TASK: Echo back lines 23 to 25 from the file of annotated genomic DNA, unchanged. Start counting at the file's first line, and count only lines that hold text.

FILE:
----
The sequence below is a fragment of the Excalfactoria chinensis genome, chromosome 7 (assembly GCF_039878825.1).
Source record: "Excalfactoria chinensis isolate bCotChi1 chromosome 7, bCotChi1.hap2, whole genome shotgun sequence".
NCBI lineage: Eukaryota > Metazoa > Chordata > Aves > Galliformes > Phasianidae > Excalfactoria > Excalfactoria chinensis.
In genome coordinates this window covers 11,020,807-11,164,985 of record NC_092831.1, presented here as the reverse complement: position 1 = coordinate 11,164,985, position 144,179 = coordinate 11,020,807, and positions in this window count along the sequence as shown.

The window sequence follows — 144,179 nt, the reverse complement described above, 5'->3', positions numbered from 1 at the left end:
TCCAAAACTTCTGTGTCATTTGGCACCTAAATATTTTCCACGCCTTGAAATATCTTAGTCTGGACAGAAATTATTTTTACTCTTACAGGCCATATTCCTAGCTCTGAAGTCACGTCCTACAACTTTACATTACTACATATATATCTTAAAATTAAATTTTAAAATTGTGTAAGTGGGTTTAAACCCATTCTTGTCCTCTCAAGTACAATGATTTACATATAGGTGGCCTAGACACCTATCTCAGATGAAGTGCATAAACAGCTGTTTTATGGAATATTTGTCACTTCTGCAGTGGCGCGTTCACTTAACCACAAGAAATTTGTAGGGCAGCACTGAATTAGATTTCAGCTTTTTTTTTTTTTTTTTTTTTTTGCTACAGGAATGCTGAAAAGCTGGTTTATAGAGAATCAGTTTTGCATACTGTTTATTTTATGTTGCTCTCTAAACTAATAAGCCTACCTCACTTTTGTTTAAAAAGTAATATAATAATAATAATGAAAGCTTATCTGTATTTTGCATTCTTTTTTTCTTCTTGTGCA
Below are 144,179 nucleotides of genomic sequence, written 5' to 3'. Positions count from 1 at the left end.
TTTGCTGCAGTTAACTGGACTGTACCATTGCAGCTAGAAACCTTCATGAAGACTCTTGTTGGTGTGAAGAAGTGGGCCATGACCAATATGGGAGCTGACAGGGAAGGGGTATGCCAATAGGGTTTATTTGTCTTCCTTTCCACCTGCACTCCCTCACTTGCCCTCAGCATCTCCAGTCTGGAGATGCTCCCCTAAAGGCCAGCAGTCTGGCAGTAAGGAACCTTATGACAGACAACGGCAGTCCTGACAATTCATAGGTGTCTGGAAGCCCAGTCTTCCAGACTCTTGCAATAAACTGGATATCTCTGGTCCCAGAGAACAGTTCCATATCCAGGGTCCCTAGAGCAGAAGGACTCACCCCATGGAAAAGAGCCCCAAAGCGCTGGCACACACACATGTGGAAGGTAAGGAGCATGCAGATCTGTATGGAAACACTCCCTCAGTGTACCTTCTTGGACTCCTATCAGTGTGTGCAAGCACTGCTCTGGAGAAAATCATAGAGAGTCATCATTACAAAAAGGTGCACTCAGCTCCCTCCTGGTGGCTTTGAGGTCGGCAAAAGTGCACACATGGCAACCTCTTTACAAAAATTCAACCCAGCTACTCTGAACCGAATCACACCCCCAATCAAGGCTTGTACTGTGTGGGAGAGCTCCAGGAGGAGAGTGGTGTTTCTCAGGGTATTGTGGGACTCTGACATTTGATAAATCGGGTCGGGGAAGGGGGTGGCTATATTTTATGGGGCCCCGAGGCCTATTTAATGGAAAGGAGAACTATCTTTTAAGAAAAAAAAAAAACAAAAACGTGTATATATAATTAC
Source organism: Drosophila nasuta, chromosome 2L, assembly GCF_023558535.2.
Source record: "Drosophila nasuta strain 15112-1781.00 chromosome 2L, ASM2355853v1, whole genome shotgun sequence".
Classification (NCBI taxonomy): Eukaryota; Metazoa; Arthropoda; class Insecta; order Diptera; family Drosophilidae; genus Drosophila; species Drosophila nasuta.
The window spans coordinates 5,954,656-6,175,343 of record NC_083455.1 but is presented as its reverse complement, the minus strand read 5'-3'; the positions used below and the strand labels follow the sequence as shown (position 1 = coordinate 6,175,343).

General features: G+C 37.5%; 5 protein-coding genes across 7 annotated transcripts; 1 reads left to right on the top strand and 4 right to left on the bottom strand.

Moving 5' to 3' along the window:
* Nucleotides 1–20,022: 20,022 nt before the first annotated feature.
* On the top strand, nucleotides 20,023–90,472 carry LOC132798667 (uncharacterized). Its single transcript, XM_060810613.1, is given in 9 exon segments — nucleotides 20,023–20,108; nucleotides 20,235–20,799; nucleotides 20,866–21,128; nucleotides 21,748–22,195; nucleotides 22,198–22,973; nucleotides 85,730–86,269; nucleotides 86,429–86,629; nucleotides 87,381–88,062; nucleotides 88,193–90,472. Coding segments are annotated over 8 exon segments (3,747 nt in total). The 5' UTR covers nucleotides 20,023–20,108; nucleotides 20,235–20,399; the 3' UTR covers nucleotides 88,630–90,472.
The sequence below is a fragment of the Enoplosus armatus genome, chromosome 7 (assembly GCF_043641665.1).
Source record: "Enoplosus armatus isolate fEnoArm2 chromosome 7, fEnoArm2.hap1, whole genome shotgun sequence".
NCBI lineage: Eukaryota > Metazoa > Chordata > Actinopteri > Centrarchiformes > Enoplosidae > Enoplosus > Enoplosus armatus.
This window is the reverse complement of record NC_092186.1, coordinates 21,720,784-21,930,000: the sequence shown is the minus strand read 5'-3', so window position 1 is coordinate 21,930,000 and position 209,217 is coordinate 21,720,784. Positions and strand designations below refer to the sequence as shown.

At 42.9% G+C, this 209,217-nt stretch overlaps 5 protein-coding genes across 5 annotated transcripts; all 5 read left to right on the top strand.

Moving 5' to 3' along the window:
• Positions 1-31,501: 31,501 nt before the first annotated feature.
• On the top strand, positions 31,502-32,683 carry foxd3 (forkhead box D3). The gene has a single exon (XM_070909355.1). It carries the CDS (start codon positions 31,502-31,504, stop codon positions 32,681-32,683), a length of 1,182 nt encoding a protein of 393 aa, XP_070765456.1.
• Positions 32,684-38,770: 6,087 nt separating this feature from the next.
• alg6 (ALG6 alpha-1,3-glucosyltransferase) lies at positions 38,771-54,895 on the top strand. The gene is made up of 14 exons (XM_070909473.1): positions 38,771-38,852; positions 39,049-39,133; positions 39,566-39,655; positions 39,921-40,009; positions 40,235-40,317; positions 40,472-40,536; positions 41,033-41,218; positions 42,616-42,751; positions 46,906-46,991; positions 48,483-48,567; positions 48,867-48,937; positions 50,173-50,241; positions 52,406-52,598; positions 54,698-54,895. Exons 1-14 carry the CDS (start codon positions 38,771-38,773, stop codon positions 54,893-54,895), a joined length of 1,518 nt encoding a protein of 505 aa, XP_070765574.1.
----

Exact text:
• Positions 1-31,501: 31,501 nt before the first annotated feature.
• On the top strand, positions 31,502-32,683 carry foxd3 (forkhead box D3). The gene has a single exon (XM_070909355.1). It carries the CDS (start codon positions 31,502-31,504, stop codon positions 32,681-32,683), a length of 1,182 nt encoding a protein of 393 aa, XP_070765456.1.
• Positions 32,684-38,770: 6,087 nt separating this feature from the next.